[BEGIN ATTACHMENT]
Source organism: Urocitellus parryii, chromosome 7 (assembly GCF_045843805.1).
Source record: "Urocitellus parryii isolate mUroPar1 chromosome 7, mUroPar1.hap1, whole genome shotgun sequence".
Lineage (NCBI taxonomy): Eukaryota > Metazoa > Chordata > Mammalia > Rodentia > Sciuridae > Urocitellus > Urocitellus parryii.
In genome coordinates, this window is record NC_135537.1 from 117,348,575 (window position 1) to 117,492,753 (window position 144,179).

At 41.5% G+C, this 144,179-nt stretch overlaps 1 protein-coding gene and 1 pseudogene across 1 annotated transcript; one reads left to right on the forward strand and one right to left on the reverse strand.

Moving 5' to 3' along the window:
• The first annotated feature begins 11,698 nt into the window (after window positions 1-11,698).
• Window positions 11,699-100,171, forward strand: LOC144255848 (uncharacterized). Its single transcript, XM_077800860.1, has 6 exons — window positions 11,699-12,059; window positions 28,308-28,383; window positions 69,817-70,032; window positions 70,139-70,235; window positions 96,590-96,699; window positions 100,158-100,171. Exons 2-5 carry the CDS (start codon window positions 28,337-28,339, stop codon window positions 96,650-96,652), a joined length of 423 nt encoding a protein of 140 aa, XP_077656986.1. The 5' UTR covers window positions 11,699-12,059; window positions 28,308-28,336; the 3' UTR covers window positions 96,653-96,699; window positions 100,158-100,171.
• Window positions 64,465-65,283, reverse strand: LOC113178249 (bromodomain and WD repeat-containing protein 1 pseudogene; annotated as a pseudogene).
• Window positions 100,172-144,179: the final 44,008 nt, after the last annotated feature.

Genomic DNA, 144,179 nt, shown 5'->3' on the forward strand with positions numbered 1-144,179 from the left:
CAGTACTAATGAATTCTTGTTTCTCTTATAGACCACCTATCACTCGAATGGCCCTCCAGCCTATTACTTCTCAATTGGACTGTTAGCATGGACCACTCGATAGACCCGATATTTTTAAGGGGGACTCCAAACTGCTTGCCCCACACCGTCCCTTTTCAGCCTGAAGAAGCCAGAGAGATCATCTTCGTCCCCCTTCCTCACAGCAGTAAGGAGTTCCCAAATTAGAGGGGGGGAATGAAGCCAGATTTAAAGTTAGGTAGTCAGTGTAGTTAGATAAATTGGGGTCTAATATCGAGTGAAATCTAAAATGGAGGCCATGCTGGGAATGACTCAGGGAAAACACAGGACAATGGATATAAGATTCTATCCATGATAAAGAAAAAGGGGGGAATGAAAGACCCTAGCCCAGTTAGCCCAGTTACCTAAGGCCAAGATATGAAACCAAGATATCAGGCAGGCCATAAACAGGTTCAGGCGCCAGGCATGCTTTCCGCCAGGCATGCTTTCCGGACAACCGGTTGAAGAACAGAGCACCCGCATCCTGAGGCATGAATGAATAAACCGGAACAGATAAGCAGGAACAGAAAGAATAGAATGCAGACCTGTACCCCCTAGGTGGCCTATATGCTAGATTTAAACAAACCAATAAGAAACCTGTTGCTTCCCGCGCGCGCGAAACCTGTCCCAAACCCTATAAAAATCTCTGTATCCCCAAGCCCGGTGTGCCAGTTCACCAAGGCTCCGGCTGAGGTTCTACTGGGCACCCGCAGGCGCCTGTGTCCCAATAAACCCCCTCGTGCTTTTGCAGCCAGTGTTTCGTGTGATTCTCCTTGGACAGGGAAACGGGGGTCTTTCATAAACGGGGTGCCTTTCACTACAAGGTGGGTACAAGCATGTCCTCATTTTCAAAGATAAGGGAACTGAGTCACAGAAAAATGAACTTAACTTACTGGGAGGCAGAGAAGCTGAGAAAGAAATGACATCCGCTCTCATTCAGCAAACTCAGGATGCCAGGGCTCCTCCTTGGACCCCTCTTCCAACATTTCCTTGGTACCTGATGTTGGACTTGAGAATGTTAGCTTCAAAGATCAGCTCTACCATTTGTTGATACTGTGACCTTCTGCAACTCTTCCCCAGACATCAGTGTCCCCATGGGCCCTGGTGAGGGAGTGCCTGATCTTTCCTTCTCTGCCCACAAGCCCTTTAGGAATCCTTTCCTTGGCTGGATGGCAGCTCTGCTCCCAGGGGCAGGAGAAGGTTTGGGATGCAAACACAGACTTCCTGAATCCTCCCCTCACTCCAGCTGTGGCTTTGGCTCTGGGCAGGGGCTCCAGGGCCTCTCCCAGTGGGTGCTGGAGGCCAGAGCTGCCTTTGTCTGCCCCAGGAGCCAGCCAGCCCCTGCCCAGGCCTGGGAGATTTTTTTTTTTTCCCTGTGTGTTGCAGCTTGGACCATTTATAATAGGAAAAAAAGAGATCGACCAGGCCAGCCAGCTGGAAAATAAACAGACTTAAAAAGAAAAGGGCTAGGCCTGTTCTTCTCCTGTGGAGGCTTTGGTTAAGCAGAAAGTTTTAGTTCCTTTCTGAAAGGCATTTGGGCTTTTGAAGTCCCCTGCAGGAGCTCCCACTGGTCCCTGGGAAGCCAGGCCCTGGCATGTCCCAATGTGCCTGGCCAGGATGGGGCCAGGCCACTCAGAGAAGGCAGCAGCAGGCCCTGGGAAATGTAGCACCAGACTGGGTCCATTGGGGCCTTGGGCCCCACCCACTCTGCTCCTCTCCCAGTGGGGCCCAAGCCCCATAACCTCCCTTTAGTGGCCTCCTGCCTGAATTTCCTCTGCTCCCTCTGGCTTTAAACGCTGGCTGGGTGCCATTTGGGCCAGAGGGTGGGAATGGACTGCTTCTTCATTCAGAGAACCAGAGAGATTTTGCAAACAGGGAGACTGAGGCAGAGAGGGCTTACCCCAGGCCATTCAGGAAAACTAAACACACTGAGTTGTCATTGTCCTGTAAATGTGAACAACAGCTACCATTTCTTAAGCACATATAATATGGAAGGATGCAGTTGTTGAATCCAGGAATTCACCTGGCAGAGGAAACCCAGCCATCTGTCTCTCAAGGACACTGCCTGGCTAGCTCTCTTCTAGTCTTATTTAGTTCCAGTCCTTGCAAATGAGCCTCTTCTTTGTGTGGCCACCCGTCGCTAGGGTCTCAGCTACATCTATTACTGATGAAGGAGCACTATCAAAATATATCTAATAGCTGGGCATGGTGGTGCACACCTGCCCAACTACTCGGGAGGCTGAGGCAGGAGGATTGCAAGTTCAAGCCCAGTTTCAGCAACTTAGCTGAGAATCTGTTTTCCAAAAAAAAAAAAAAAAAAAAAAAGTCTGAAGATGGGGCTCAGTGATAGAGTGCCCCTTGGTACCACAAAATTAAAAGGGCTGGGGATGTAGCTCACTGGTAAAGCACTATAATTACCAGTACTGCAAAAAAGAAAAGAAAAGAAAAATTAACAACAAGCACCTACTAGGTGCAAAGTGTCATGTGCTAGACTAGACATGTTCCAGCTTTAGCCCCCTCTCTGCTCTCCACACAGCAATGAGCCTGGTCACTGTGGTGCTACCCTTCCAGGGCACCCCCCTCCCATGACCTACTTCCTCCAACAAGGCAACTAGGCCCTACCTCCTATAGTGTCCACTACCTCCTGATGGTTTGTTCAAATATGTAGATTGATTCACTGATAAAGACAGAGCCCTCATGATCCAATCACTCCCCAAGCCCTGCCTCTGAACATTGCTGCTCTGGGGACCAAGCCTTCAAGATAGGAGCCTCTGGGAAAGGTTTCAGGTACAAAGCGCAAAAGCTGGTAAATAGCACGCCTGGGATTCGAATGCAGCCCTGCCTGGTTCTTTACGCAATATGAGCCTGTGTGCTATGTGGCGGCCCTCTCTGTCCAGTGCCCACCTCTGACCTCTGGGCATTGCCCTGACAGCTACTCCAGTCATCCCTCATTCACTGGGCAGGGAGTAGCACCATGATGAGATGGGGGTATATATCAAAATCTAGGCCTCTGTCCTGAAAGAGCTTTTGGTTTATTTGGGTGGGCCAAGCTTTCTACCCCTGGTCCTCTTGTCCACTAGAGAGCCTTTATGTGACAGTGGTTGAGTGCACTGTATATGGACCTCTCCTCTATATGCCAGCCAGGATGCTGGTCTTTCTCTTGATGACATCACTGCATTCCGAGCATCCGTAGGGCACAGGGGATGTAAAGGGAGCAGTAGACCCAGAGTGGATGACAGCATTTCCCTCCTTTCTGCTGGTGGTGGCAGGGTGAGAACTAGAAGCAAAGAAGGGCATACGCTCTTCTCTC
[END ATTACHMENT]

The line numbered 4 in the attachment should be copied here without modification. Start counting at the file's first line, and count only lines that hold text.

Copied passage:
In genome coordinates, this window is record NC_135537.1 from 117,348,575 (window position 1) to 117,492,753 (window position 144,179).